Some years ago I was introduced to a website (which shall remain nameless) dedicated to awful photos––of autopsies, accident victims, malignant tumors, deformities, meth addiction. I remember one image, of a man who was thrown from his motorcycle face-first onto the pavement so that his bottom jaw was ripped off. I will always remember that image. I have no doubt that there are many other sites like this one, where people can ogle not only pain and suffering but the most grotesque, visceral pain and suffering available.
Now there is Untraceable, a movie that takes this very real perversion and amplifies it to an extreme that seems both horrifying and natural, even inevitable. There is a serial killer loose in Portland, Oregon, but he never touches his victims. Instead he straps them to torture devices which are wired into the counter on his personal website. Each time someone visits the site, the mechanism increases the torture––in one case by releasing sulfuric acid drop by drop into a tank where a man is strapped down. After a certain number of hits, the victim dies. If no one visits the site, nothing happens. Of course many, many people visit the site, and each new victim takes less time to kill as word spreads.
Diane Lane plays Jennifer Marsh, the FBI Cyber Crimes Division agent assigned to the case. She works with the nerdy Griffin Dowd and lives with her mother and 8-year-old daughter, and the movie leaves little question that at least one of these people will have an unpleasant encounter with the killer before the movie is over. Nor do we imagine when tidbits like a roto-tiller, a downloaded racing game, Morse code, and Korean artwork get mentioned that these are merely decorative details.
The screenplay, by no less than Robert Fyvolent, Mark Brinker, and Allison Burnett, (you can just taste the studio-ordered rewrites) makes these planted seeds scream because it gives nothing to care about in its characters. Mrs. Lane plays Marsh with a convincing gravity, but the movie is hardly concerned with her. It isn’t even particularly concerned with the provocative premise.
Shockingly, Untraceable revels in the guilty thrill of watching people being slowly killed. Naturally we hope they’ll survive, and it’s suspenseful to watch––but still we watch. The movie invites us to.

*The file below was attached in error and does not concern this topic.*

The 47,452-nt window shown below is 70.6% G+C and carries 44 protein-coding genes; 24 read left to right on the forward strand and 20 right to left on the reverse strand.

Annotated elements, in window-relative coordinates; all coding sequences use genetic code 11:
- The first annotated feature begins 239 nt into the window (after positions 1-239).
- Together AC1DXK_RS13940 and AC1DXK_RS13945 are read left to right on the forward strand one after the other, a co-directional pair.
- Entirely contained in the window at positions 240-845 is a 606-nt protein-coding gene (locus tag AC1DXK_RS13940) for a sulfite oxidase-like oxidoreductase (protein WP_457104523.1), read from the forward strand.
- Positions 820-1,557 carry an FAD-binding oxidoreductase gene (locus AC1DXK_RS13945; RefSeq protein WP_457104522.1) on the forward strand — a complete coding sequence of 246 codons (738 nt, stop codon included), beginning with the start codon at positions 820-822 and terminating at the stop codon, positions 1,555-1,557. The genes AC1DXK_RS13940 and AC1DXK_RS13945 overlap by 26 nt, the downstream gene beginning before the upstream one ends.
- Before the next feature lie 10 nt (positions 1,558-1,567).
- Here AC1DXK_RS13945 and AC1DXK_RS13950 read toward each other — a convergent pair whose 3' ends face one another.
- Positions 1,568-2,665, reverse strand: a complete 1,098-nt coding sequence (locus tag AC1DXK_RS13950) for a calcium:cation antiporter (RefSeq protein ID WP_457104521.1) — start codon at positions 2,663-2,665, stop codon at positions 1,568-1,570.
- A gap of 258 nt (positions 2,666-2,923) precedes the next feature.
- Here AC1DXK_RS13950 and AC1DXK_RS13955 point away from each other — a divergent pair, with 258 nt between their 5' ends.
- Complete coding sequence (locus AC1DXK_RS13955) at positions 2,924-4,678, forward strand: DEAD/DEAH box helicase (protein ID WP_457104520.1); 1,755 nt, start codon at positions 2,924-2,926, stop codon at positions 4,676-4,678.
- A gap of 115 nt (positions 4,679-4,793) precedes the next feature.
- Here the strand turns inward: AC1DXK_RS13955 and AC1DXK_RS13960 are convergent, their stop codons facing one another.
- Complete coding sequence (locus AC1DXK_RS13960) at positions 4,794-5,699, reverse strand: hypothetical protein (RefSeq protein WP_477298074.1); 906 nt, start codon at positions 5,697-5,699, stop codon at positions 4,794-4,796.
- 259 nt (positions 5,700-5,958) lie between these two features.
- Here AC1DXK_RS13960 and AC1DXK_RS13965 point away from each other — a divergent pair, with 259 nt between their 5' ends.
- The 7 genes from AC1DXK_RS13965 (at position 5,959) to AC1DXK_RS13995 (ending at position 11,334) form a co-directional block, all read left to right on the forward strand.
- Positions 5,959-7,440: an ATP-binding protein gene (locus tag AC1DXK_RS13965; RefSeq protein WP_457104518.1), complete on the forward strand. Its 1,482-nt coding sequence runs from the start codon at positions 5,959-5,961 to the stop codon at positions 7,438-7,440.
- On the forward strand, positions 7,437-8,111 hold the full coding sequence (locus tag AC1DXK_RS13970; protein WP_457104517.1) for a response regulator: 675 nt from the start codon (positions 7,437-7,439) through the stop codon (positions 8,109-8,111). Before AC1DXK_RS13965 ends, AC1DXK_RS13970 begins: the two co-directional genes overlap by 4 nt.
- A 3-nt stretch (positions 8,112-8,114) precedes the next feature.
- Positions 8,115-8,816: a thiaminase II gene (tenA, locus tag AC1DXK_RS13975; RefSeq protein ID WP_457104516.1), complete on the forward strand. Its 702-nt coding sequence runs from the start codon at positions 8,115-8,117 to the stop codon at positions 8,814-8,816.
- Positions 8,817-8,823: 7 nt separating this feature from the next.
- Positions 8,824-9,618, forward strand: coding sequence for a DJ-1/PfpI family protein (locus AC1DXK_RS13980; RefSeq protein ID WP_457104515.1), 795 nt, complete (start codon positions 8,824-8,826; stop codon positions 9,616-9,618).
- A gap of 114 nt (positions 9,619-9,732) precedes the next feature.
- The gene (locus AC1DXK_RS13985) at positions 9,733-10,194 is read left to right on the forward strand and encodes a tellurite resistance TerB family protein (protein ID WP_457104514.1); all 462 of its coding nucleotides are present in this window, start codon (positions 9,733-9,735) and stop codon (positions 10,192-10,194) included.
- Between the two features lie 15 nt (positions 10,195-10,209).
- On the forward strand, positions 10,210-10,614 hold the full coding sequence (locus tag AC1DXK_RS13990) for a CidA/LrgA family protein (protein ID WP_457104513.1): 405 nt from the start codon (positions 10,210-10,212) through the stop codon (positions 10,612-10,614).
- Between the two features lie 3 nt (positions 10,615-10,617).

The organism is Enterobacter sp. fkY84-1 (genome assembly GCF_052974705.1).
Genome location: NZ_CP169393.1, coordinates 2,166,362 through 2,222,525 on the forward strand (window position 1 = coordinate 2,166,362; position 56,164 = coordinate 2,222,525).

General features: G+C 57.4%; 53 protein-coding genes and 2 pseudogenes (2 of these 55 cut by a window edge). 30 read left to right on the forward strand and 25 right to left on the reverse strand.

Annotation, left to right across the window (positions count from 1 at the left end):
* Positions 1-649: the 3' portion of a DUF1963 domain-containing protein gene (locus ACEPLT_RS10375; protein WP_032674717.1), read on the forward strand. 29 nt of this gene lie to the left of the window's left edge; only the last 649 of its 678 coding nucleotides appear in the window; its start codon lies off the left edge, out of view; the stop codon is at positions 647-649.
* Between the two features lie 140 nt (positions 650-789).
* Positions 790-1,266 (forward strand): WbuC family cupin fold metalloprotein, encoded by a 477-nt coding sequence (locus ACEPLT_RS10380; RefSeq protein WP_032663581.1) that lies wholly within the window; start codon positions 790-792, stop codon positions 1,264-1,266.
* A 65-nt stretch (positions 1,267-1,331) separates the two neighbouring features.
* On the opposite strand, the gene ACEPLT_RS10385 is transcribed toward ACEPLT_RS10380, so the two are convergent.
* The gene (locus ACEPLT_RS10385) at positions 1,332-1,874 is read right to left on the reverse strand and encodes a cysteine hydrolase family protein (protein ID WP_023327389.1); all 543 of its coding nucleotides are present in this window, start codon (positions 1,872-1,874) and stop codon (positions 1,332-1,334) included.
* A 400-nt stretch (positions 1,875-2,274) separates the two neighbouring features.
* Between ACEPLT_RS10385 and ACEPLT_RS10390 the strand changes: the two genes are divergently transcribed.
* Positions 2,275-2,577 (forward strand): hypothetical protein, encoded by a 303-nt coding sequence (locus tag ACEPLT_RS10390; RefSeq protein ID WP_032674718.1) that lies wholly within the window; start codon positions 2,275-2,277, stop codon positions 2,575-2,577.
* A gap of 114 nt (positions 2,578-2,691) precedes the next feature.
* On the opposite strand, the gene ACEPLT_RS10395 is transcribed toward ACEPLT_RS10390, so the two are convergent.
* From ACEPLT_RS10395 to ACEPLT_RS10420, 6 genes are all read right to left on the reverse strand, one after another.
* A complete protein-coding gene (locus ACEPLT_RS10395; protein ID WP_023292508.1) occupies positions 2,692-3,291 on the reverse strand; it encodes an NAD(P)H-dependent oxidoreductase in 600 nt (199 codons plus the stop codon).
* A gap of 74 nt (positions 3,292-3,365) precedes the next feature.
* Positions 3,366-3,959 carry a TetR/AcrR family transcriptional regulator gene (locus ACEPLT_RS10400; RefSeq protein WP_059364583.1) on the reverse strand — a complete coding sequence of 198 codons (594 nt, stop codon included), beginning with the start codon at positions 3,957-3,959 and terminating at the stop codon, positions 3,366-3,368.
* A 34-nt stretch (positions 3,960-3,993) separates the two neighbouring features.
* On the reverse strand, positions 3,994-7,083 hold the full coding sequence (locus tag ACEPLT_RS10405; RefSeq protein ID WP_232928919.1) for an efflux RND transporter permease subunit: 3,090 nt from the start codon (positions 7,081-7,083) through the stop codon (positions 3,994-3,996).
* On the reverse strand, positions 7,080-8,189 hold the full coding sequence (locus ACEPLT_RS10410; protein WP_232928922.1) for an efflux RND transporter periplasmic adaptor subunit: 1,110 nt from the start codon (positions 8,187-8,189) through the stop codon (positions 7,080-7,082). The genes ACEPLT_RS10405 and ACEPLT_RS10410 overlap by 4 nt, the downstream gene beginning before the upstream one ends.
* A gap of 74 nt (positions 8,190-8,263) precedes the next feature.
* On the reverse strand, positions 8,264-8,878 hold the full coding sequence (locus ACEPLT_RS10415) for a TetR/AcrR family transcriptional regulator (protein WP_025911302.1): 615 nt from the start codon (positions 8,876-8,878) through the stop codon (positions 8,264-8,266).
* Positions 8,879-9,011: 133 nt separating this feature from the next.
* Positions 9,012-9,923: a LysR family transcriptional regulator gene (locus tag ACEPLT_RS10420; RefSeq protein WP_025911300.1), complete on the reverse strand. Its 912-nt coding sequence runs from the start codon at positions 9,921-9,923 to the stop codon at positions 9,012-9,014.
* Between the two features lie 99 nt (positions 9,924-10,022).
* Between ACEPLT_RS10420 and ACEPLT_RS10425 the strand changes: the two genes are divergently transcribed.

Untraceable has been compared with the Saw films and with David Fincher’s Seven; the former have a penchant for showcasing gory torture, as this movie does, and the latter questions mankind’s basic goodness, as this movie would like to think it does. But there are two differences between Untraceable and Seven: the latter never showed the acts of torture it inventoried, only their aftermath, and it was trenchant and brave, while Untraceable is a Reader’s Digest tour of depravity. Untraceable observes the contemptible behavior of humans without analyzing it and hopes the implication of a commentary will suffice to pass observation off as insight.
Well, I am fully aware that the Internet has brought out the worst in a tremendous swath of people. I have no doubt that if a live-murder site ever surfaced, it would draw millions of hits. I am not interested in witnessing the spectacle of this hypothetical affair any more than I am interested in watching someone die a horrible death, onscreen or otherwise. Untraceable, by its lack of interest in how and where the depraved web-crawlers breed, reduces itself with unbearable irony to just another gory spectacle to wag our fingers at.
The movie’s most resonant details are the comments that visitors to the murderous site post next to the streaming image of the victim. “omg, sooooo wrong”; “uve got to be kidng me”; “where can I download this vid?”. These are comments divorced from civilization much less civility, betraying a preoccupation with idyll and entertainment so profound it has mushroomed into total detachment from reality. The isolation of the Internet separates us from the world’s atrocities even as we comment on them and, in the case of Untraceable, help perpetrate them. The publication “Christian Spotlight on the Movies” observes, “With the invention of the Internet, double lives have formed. People have found that they can have anonymity and hide their sins.” There is a profound dark side to humanity that the Internet has unveiled, and it has yet to be truly explored in cinema.
Watching Untraceable, I was far less interested in Marsh and her family than in the moral conundrum of the 27 million people who visited the murderous website. Theirs was a simple decision: click, or don’t click. They knew what the site was. They had heard it from their friends. And they clicked. Re-visiting the site with the autopsy and tumor photos in preparation for writing this review, I am compelled to click on a link to pictures of rotting, meth-addicted teeth. Closing that, a second link beckons, to see someone dismembered in a Philippine execution. This is how it begins. I close the page and look up, to see fresh snow falling on dogwoods outside my window.